At Large  June 25, 2021  Anna Claire Mauney

Italian Art Police Recover 782 Stolen Archeological Finds

On June 21, 2021, Italy's Carabinieri TPC published a press release to announce the recovery of 782 historically valuable archeological finds. The items were discovered in the possession of a Belgian collector. This repatriation comes as a result of an international investigation that was launched in 2017.

According to the press release, these objects (which include Apulian red-figure vases, amphorae, black-painted ceramics, clay heads, winged statuettes, and terracotta figures) were determined to be "artifacts of exceptional rarity and inestimable value.” The objects, which are protected by the "code of cultural heritage and landscape," are worth an estimated $13 million (11 million euros) and date back to the sixth to third centuries BC.

Investigators began to look into the wealthy Belgian collector after the identification of a Daunian stele in their possession. The ancient funerary monument, which was found listed in catalogs from the early nineties for exhibitions in Geneva and Paris, was missing a central piece. Officials noticed the missing segment happened to match a fragment remaining in an Italian museum. Once additional investigations revealed the individual might also be in possession of ceramics illegally excavated from an Apulian tomb, the Carabinieri officers applied for a search and seizure warrant.

The Metropolitan Museum of Art, New York. Gift of Albert Gallatin, 1925.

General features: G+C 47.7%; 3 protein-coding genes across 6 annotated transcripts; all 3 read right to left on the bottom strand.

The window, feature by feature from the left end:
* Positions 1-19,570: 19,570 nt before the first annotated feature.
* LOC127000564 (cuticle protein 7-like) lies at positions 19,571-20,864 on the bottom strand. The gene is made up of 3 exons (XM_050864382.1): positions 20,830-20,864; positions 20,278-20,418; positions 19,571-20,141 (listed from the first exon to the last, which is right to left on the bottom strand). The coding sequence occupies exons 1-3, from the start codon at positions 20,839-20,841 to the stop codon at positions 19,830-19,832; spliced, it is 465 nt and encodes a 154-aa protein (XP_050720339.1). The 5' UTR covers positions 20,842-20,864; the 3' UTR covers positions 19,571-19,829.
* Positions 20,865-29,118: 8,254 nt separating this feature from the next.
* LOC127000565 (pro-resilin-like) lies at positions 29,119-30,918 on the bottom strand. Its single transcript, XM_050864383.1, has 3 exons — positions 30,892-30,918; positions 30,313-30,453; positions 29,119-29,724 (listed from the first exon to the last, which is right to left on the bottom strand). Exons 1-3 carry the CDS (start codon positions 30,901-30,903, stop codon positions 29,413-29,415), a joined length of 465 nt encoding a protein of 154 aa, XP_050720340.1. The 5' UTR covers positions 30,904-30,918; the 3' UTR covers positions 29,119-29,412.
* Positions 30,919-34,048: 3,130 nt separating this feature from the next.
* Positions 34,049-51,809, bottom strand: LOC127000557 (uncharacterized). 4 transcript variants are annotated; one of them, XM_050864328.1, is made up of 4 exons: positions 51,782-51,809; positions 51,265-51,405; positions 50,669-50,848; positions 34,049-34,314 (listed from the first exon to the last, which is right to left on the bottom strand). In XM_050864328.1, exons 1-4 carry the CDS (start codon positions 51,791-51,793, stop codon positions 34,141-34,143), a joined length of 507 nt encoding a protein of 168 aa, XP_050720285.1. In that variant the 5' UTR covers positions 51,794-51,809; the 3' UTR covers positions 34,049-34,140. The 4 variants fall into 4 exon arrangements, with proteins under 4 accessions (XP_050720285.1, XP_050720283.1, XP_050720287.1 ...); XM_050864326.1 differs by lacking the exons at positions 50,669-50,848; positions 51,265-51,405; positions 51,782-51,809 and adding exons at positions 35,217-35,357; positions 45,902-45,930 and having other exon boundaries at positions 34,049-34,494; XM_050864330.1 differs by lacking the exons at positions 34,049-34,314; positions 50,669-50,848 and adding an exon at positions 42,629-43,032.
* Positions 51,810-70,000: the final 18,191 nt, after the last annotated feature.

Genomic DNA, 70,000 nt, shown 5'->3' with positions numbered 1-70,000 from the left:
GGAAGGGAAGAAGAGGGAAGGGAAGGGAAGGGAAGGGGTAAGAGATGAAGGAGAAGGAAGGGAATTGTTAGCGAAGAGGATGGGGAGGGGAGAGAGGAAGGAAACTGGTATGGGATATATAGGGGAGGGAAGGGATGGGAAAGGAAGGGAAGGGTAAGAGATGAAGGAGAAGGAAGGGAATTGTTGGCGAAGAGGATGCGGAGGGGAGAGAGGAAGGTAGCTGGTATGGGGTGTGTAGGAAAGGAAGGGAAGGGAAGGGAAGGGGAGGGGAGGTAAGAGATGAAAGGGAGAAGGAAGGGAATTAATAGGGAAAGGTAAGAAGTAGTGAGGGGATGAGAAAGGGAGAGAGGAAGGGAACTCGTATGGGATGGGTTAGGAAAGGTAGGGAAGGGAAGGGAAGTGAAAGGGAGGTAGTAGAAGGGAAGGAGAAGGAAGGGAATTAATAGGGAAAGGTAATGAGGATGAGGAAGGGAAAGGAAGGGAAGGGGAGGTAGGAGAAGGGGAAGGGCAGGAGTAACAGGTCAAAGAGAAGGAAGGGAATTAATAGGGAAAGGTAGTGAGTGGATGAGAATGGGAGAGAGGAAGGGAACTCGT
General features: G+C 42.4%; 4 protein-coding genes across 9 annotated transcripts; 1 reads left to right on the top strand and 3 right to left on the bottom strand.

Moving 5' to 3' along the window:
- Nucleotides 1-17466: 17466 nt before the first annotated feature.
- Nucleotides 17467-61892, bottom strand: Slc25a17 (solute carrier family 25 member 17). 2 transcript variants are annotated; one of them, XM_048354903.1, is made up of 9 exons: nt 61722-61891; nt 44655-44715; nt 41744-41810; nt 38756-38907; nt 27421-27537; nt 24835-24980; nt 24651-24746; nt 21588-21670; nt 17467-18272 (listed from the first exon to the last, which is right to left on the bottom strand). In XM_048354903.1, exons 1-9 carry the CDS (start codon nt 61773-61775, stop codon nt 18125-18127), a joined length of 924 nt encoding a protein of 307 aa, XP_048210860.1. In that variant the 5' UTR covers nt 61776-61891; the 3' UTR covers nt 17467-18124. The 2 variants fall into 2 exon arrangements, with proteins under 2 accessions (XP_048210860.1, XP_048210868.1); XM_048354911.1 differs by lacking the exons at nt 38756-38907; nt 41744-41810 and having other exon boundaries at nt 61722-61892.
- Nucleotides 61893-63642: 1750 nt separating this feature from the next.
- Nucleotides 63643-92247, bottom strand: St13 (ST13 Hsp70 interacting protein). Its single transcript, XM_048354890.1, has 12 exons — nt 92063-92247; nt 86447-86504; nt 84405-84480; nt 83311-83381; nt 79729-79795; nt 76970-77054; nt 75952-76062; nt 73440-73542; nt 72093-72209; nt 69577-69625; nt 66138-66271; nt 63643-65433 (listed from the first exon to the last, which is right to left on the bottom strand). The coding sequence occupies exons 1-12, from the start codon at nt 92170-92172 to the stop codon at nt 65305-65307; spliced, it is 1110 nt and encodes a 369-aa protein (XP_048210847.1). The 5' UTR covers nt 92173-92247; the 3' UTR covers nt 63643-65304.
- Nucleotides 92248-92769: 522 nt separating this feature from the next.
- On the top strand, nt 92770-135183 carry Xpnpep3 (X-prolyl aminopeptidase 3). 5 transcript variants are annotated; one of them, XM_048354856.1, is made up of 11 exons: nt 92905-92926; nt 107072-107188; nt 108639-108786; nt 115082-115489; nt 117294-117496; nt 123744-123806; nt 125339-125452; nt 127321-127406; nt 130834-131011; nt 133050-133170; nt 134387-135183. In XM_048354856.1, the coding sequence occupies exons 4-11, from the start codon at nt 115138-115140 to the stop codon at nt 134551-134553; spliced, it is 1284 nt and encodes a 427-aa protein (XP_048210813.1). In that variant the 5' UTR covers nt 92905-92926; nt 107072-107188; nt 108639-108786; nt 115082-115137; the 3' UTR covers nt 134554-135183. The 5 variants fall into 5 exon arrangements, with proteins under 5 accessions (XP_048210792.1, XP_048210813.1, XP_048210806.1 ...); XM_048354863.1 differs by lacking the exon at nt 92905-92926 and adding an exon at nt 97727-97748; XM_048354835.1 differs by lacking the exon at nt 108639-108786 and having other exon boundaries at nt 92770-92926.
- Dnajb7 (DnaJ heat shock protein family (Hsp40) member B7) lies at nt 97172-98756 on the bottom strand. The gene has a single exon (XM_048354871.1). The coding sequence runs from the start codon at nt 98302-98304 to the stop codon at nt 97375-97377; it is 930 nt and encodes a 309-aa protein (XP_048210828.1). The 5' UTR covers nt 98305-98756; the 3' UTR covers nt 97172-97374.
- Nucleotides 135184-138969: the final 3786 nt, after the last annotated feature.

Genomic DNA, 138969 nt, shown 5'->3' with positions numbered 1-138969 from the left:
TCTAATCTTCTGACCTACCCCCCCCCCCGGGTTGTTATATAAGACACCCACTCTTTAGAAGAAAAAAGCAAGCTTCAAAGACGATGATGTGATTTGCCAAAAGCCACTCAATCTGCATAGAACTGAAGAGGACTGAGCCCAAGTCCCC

This terracotta trozella (two-handled jar), from late 5th–early 4th century B.C., is similar to many of these recovered artifacts and is from the Apulian region, where the mentioned ceramics were obtained via the illegal excavation of tombs.

In any given year, the Carabinieri art squad will conduct thousands of raids and recover hundreds of thousands of both stolen and counterfeit artifacts. According to a report obtained by National Geographic, raids in 2014 yielded the recovery of approximately 38,000 works of art; 80,000 fossils; and 18,000 ancient artifacts. The years-worth of objects were estimated to be valued at more than $500 million.

Italy is home to several of the world's most heavily looted archeological sites. During the pandemic—which, of course, caused excavations to suddenly halt; threw citizens into economic crisis; and required police to shift focus from guarding objects in sites, churches, and museums to enforcing the COVID-induced lockdown—the country experienced a serious uptick in the looting of artifacts and art.

According to Katie Paul—the co-director of the Antiquities Trafficking and Heritage Anthropology Research (ATHAR) Project—the trading of looted artifacts through Facebook groups also increased notably. In the Spring of 2020, one of the largest groups monitored by the ATHAR Project doubled in size to 300,000 individual members. Experts are now working double time to combat the last year of increased thievery.

Although it is heartening to see these programs return to action and experience success, one can not help but think of all the work left to do in and beyond Italy.

While the country experienced devastating economic and social blows during—and in the years leading up to—the pandemic, the mere existence of the Carabinieri TPC offers a higher chance of recovery than many countries can even dare to imagine. For now, most cases will remain unsolved, artwork missing, and mystery alive.

About the Author

Anna Claire Mauney

Anna Claire Mauney is Managing Editor for Art & Object. A writer and artist living in North Carolina, she is interested in illustration, the 18th-century, and viceregal South America. She is also the co-host of An Obsessive Nature, a podcast about writing and pop culture.

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